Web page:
Garden

Passion flower development


Question: passion flower


hello ... I would like to know if the passionflower I put on a beam of my gazebo could harm rolling up the other plants (wisteria, roses, grapes, peach) thanks a lot

Passion flower development: Answer: passion flower


Dear Lucia,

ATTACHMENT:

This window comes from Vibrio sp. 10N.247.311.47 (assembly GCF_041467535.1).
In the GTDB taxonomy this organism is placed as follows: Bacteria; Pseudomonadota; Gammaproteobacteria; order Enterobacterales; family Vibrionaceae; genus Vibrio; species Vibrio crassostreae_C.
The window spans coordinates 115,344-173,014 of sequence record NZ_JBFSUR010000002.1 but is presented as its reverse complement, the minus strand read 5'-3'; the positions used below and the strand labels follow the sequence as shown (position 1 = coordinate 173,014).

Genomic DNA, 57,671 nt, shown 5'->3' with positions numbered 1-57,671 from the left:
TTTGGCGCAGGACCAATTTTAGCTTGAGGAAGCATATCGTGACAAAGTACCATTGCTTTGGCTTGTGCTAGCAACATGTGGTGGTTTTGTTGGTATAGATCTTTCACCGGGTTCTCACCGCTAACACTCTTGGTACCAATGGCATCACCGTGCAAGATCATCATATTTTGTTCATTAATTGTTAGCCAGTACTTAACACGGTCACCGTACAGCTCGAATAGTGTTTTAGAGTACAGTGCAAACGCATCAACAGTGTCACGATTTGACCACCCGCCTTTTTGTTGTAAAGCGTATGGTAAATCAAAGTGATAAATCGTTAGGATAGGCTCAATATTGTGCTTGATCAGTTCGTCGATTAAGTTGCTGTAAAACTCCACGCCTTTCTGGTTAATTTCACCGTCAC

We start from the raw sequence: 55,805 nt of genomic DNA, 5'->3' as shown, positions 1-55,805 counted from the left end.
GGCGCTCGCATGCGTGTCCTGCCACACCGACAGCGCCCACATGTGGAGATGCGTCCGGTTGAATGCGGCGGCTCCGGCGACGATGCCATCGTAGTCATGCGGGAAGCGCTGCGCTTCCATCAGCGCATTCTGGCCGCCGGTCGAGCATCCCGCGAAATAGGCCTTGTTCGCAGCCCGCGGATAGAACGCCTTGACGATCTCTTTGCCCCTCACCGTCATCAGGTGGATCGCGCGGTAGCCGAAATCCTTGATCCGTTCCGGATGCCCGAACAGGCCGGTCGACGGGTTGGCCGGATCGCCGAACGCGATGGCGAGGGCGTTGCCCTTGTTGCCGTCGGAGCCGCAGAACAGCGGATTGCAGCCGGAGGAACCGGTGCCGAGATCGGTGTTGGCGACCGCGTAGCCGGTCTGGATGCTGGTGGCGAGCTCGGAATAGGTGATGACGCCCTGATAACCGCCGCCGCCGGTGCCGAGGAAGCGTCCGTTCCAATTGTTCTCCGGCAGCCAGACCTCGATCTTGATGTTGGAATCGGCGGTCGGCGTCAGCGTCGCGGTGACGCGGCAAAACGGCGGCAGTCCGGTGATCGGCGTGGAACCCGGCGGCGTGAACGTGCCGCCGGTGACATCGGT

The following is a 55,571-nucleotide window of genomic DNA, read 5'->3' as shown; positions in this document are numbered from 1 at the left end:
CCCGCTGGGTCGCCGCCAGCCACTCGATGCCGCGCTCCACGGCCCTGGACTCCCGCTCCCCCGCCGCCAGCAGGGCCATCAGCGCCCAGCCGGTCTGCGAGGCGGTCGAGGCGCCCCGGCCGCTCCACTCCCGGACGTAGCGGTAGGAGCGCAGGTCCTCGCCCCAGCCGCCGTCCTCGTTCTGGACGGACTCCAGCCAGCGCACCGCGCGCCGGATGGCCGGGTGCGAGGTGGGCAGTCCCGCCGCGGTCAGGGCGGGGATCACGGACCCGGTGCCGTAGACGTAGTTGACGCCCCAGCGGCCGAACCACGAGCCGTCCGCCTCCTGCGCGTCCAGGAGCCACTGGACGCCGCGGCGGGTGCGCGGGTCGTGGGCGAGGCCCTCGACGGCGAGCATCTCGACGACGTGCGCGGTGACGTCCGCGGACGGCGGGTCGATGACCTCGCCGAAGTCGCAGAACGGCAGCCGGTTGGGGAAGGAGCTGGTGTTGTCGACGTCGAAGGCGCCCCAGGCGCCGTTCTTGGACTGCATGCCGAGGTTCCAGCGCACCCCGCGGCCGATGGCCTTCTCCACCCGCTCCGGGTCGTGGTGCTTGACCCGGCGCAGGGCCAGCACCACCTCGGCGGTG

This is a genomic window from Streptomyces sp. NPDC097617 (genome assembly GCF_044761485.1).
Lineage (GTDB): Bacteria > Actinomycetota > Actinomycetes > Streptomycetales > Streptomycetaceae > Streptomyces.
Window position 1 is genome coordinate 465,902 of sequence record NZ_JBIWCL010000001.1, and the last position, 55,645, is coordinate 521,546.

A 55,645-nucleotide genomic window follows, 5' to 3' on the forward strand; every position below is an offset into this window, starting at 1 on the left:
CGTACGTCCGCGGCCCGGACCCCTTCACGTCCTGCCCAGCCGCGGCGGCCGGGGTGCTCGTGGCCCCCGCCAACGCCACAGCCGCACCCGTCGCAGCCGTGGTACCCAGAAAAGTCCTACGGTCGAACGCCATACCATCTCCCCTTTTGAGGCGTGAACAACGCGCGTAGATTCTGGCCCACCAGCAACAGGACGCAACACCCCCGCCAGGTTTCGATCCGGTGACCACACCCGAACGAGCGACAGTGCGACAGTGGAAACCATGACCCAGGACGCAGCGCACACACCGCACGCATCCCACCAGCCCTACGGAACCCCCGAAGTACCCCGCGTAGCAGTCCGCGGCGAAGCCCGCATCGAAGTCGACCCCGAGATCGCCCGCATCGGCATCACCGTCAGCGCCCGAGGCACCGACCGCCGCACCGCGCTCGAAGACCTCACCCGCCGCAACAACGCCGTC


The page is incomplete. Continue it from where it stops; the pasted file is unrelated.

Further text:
passiflores are climbing plants originating from South America, which have been imported into Europe and the world for centuries now; especially the Passiflora caerulea (the typical, classic, with blue and white flowers) is a weed, considered in most of the world a sort of scourge, as its development is very broad even in a single vegetative season, and its tendrils they can attach themselves to anything: other plants, tree trunks, trunks, branches, poles, railings. In fact, in Italy invasive development is reduced by the cold winter climate, but despite this it is usually avoided to approach it with other creepers, because over the years it tends to suffocate the other plants, sticking to their branches with tendrils. In your case, the plants with which you have planted the passion flower are quite vigorous, and therefore they should be able to coexist without major problems, even if it would be appropriate for you to periodically resize the passion flower, in order to leave room for the wisteria, the vine and to roses. However, consider that the three vines you have planted are all very vigorous, if you put them at a certain distance they should find ways to live together without major problems. If instead of the caerulea you have planted another variety of passionflower, then you should not have any major problems, because the other varieties cultivable in Italy are not so invasive. Certainly a regular pruning is advisable, in order to shorten the branches that tend to approach the other plants, which will also serve to flesh out the base of the stem of your passion flower. Consider that these plants root very easily, especially for offshoots and even without your help; therefore, every time the stem of your passionflower turns down and falls on the ground, over a few weeks it will tend to root and give rise to a "new" plant. So be careful, and when you prune the plant (in autumn or late winter) remember to also remove any new points where the plant has rooted, or else its root system will encircle the other plants on the gazebo, absorbing water and salts minerals also in the area where wisteria, grapes and roses develop. So, the passionflower will tend to develop trying to make room for other plants, but you can adjust its development, leaving more space for the plants around it, so as to balance the development of each single climber.